Power to the… regulators? That’s what new worker classification rule will do

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The US Labor Department’s new worker classification rule is a major step backwards, causing trouble for worker and employer alike as they try to deal with the uncertainties and contradictions inherent in this horribly misguided effort.

The department should have simply left well enough alone. The previous administration attempted to bring clarity to the rule, which determines when a worker is a traditional employee and when they are an independent contractor, aka a freelancer.

The Trump administration narrowed the rule’s scope in 2021 to two key factors for determining classification: the degree of control by the workers and their opportunity “for profit or loss” – i.e., whether they were assuming any economic risk for the work. In short, if the workers were mostly calling the shots, they were freelancers. This allowed much-needed flexibility to deal with the changing economy and the growth of the so-called “gig” economy.

The Biden administration rule discards that common-sense approach to largely revert to old rules created long before the rise of the gig economy. This makes about as much sense as applying horse-and-buggy regulations to Teslas.

The department’s new version will expand the rule to six different vaguely-defined factors for determining classification, such as the “degree of permanence” of the work relationship and how “integral” the work is to the employer’s business. None of these factors or any combination of them are determinative, however. Determinations will be made on a case-by-case base basis, i.e., what regulators decide.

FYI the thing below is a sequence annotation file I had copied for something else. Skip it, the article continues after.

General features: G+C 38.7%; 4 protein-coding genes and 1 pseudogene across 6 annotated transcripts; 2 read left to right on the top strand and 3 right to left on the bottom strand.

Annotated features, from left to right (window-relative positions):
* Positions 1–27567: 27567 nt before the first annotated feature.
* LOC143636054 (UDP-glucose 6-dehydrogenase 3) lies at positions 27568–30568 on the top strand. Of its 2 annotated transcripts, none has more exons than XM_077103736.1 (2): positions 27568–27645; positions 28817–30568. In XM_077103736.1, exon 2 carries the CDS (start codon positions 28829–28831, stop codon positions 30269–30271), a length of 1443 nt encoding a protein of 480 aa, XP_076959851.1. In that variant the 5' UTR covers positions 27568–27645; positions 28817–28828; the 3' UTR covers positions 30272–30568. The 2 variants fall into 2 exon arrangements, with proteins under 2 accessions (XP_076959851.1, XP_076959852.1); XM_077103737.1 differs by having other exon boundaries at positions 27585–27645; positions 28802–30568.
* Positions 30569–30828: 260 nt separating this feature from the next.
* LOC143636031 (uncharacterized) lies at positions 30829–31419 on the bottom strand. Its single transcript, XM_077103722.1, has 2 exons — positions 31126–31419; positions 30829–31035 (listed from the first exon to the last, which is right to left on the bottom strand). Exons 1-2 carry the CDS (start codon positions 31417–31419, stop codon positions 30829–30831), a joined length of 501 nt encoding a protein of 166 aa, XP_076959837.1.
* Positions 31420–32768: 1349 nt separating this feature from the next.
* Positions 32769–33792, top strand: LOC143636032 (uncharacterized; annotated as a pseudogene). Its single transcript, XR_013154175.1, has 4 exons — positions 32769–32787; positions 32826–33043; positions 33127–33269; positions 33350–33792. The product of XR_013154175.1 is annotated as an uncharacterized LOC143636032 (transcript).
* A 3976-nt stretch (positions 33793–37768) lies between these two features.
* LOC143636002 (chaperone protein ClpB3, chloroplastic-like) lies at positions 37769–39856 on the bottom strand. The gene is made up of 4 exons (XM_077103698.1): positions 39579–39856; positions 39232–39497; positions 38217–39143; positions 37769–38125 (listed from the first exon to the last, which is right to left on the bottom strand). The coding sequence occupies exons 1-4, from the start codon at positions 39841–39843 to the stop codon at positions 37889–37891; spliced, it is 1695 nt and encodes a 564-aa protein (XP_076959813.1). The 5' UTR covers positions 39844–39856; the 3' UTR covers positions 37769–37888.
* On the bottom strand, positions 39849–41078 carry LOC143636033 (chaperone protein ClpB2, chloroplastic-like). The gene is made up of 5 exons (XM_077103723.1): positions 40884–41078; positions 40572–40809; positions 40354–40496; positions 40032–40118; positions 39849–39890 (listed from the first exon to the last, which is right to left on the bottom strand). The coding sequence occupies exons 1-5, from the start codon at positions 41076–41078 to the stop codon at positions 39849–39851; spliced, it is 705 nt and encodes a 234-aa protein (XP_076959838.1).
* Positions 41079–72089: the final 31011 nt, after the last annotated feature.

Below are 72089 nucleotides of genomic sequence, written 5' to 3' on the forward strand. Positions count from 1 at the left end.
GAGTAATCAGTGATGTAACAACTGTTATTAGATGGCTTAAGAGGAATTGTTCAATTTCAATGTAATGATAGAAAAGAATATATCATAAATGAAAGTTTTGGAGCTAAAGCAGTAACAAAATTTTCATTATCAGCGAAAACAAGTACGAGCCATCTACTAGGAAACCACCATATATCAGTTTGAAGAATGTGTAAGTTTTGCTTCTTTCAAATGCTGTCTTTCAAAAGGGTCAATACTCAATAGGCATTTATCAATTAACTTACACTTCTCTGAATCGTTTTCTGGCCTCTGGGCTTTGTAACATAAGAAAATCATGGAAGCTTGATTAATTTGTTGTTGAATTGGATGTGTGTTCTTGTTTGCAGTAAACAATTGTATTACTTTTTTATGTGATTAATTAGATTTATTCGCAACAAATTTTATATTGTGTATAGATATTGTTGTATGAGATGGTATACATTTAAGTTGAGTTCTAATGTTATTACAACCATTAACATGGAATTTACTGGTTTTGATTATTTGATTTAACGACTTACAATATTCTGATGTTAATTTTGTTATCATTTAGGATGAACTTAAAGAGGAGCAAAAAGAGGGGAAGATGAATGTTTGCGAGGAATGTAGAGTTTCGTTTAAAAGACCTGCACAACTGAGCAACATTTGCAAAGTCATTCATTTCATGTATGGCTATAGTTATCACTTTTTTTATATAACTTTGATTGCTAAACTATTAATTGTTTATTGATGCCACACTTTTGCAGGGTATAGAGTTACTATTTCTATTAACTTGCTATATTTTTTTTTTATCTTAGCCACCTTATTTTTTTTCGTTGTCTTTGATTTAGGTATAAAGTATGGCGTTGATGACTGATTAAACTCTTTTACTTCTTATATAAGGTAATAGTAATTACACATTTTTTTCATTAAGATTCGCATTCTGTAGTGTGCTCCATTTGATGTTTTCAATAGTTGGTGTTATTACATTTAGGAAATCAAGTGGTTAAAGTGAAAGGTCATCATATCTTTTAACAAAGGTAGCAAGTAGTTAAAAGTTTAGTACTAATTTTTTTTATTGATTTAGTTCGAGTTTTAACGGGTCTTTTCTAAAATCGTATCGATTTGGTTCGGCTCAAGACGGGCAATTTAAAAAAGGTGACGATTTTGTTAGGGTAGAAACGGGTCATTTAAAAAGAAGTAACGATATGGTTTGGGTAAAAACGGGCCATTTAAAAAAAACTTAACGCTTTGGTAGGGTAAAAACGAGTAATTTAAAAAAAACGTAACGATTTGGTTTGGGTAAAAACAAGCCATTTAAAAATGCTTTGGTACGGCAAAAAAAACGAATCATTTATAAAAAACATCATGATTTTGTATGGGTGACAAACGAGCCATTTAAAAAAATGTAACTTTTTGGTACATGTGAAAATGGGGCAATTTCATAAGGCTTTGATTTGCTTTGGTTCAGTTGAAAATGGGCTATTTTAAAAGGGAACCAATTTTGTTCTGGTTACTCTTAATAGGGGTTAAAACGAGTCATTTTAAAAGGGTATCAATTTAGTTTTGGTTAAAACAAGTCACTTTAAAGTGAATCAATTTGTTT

This is extremely bad news for workers who prize flexible work hours. Employers will be far more wary of hiring them, even as contractors, since doing so might put the employers in legal and regulatory jeopardy. Companies instead will be pushed to hire workers as full employees. This will require the companies to take control of workers’ hours to comply with overtime and unemployment rules. It will be bad for consumers who have come to like the speed and convenience provided by the gig economy.

The administration should abandon this misguided rulemaking and restore the 2021 version.

Advocates for the expanded rule, such as Acting Secretary of Labor Julie Su, claim that they’re acting to protect workers. “This rule will help protect workers, especially those facing the greatest risk of exploitation, by making sure they are classified properly and that they receive the wages they’ve earned,” Su said.

This is contrary to what actual freelance workers say. Polls consistently show that most prefer the freedom that comes with being a contractor. California discovered this when the state tried to force more workers into being classified as employees under the AB5 law. The legislature ended up having to carve myriad exceptions into the law. AB5 may also have held back the Golden State’s economic recovery from the COVID-19 pandemic.

The worker, it should be noted, has no say in the matter. As the department notes in its FAQ:

[Question] Can a worker voluntarily waive employee status and choose to be classified as an independent contractor?

[Answer] No. Under the FLSA, a worker is an employee and not an independent contractor if they are, as a matter of economic reality, economically dependent on the employer for work.

That determination of whether they are dependent is wholly up to a regulator. And this rule gives the regulator way more power to do that.